But as soon as I walked through the door, my eyes immediately locked on my waiter. He was still dressed in the jacketless tuxedo with the crabgrass over his upper lip, and the bad earring pinned to his left lobe. His dark hair was just as puffy as it had been the day before. I took two steps before he noticed me and gave me a look like I was coming in to rob the place. Then again, technically, I did rob the joint a day ago.

    "I know why you’re here,” he smiled like one of those evil cartoon cats with all of the horizontal orange and black stripes.

    "Yes. Here you go." I handed over the $10 bill and turned to walk away.

    "Wait for your change," he hollered. "You must have your change."

    “Keep it. I owe you.”

    I thought that was fair. A $10 bill for a $7 check. So what if it was a day late. But for some reason, he wanted me to take the $3 in change. He pulled three bills out of the register and started after me.

    "No. Seriously. I’m not taking it. It’s yours."

    He insisted. He was becoming a pain in the butt – kind of like that kid in that John Cusack movie who follows him around on his bike repeating the same thing over and over again to the point that it has become a part of the pop culture lexicon. Actually, whenever I see John Cusack, with his dark coif and his sincere eyes, I immediately think of that crazy kid riding around on his bike and repeating the same damn phrase.

    "Three-dollars. I want my three-dollars… "

    I did not want my three dollars, but this guy wasn’t getting the point.

    "No," I finally shouted. "I don’t want it."

    With that, I put my head down and trotted out of there. I didn’t want to look back because I was afraid Travolta might be chasing me with $3 in his hand.

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    Burrell ain't so bad... is he?

    It's funny what a few ridiculous contracts can do for a guy's reputation. Suddenly, after Carlos Lee's mega-deal and a few other inflated pacts had been offered and signed by some rather mediocre free agents, Pat Burrell is beginning to look like a bargain for the Phillies.

    Believe it or not, the Phillies might be lucky they have Burrell.

    Check out the latest dispatch from Joe Sheehan in Baseball Prospectus:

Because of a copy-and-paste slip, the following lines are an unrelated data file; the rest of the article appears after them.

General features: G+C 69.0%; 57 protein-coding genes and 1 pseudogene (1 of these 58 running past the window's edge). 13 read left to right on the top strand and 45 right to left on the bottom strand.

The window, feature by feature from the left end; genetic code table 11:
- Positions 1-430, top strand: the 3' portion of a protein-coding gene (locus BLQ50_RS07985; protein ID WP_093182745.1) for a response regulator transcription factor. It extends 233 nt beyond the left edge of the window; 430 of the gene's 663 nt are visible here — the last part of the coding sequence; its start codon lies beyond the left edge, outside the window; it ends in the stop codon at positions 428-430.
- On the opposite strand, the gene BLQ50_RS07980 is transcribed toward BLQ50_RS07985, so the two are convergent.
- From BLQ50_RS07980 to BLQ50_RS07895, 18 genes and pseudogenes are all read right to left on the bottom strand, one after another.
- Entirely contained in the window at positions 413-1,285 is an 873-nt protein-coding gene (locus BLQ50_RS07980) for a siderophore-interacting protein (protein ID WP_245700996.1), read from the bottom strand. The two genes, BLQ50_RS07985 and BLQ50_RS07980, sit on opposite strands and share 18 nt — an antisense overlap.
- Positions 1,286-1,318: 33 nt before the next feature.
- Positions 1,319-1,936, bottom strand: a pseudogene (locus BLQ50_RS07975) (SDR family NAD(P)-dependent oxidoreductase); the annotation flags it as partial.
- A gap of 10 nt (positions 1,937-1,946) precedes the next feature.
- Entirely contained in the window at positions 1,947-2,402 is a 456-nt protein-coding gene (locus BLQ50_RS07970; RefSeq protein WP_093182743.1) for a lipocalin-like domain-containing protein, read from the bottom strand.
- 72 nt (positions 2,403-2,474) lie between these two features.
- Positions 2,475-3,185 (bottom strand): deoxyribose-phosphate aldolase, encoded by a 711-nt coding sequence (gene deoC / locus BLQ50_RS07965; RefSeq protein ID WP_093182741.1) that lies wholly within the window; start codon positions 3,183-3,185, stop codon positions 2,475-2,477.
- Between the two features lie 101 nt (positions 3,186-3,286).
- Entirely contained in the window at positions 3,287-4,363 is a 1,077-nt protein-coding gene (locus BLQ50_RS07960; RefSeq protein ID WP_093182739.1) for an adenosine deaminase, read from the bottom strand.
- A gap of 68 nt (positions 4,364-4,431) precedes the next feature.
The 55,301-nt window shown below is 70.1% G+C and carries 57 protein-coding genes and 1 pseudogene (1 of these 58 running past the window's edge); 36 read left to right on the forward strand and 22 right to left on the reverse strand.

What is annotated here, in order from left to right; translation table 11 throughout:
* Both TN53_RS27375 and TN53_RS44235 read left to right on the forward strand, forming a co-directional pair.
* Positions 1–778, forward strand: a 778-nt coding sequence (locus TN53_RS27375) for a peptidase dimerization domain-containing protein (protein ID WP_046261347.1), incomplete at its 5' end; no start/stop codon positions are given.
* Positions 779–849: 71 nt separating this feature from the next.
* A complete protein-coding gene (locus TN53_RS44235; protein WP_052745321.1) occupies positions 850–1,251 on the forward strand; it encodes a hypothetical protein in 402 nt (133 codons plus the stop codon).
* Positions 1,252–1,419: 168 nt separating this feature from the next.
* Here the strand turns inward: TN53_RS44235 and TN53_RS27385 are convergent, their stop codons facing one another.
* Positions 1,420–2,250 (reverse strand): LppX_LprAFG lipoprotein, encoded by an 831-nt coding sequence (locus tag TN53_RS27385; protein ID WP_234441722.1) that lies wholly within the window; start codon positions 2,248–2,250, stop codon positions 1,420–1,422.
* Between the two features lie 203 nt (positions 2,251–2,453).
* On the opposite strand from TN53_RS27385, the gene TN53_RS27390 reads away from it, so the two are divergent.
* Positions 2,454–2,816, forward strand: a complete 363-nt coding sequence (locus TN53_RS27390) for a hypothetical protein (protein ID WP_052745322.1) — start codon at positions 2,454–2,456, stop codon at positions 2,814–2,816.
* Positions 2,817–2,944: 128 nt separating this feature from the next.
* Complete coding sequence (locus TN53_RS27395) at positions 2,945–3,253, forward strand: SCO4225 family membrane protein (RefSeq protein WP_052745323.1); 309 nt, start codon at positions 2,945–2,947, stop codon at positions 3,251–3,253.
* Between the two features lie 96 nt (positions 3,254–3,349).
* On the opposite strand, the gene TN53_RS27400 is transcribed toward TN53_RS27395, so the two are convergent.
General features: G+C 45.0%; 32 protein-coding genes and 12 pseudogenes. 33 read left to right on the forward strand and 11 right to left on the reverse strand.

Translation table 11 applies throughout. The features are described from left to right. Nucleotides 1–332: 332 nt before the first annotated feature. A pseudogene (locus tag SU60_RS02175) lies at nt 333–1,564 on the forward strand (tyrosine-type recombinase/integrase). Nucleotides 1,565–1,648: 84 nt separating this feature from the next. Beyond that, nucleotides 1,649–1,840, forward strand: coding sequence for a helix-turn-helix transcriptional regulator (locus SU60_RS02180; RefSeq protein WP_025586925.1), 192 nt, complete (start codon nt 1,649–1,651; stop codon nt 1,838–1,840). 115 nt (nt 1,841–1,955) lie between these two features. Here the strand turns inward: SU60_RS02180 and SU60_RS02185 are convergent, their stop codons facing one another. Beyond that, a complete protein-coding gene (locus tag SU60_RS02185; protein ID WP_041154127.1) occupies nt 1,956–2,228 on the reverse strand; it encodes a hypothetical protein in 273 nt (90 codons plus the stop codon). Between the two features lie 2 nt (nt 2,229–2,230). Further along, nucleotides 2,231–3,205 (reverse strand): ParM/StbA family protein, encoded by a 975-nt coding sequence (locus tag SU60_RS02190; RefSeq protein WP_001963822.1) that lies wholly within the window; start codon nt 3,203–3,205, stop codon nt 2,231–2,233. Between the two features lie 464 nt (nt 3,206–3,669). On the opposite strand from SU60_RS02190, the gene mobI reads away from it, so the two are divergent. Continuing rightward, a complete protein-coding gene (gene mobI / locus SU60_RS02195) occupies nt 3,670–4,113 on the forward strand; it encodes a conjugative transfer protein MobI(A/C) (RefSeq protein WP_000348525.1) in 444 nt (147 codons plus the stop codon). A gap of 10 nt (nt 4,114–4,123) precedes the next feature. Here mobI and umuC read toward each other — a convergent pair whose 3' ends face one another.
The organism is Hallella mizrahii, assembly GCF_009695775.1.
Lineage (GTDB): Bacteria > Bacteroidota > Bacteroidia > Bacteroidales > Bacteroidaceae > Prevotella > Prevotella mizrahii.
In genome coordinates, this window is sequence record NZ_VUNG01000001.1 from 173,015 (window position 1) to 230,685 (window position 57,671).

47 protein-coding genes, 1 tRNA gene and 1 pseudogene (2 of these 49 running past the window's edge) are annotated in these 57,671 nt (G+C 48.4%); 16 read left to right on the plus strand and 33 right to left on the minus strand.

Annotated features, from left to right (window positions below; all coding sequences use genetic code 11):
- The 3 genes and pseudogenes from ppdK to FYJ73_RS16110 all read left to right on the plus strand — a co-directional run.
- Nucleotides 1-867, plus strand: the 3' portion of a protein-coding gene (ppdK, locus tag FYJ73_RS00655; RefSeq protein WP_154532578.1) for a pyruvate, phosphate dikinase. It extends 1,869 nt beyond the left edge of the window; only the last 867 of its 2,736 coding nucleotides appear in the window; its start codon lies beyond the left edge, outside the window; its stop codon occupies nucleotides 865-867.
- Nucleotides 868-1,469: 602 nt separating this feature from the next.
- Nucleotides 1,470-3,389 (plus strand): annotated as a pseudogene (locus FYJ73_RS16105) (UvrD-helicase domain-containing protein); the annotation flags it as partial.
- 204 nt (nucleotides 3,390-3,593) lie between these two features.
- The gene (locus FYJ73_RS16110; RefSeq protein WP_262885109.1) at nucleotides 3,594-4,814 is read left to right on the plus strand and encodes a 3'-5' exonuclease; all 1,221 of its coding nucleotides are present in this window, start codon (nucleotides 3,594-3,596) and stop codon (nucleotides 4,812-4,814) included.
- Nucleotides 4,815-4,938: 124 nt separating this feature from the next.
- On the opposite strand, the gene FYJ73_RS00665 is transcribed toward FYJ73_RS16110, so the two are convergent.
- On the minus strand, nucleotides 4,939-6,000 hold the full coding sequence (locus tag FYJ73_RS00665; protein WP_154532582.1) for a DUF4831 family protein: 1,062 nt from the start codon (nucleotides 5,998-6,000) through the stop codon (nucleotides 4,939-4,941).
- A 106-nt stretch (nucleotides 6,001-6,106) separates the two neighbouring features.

It will be interesting to see if Pat Gillick completes the hat trick and trades Pat Burrell, clearing the last of the three massive contracts he inherited a little over a year ago. At $14 million per through 2008, he's pretty much a bargain; heck, he’s 90% of the hitter that Carlos Lee is, and in any given year could outhit the Astros’ $100 million man. Burrell would be a good pickup for a team savvy enough to pick up the money on his deal instead of swapping prospects. The Twins would be a pretty good fit, actually. Maybe the White Sox as well, where Burrell could sit 30 times against the toughest righties.

    If they do trade Burrell, the Phillies will potentially have the worst-hitting outfield in the league. A Michael Bourn/Aaron Rowand/Shane Victorino combination would be fairly good with the gloves, and replacement level with the bats. Trot Nixon could be worth a gamble here, or perhaps Aubrey Huff. The Phillies were carried by three hitters during their run late in 2006; it would be a mistake to go that route again.

    Here's my theory: Burrell isn't going to hit .222 with runners in scoring position or .167 with runners in scoring position with two outs for two years in a row. In fact, if Burrell had hit just .250 with runners in scoring position, the Phillies just might have made the playoffs last season. He can probably do that by accident in 2007.

    At least he should do it by accident.

    You heard it here first -- Burrell will be good in 2007. Let's rephrase that... Burrell will be better in 2007 than he was in 2006. For $14 million with Chase Utley and Ryan Howard in the most prolific offense in the league surrounding him, Burrell isn't the Phillies' biggest concern.

    Besides, with the way most people have been writing him off this winter, Burrell should show up in Clearwater in three months with something to prove.

    Let's see -- 29 homers, 95 RBIs and .890 OPS? That will work.


    National Marathon: 16 weeks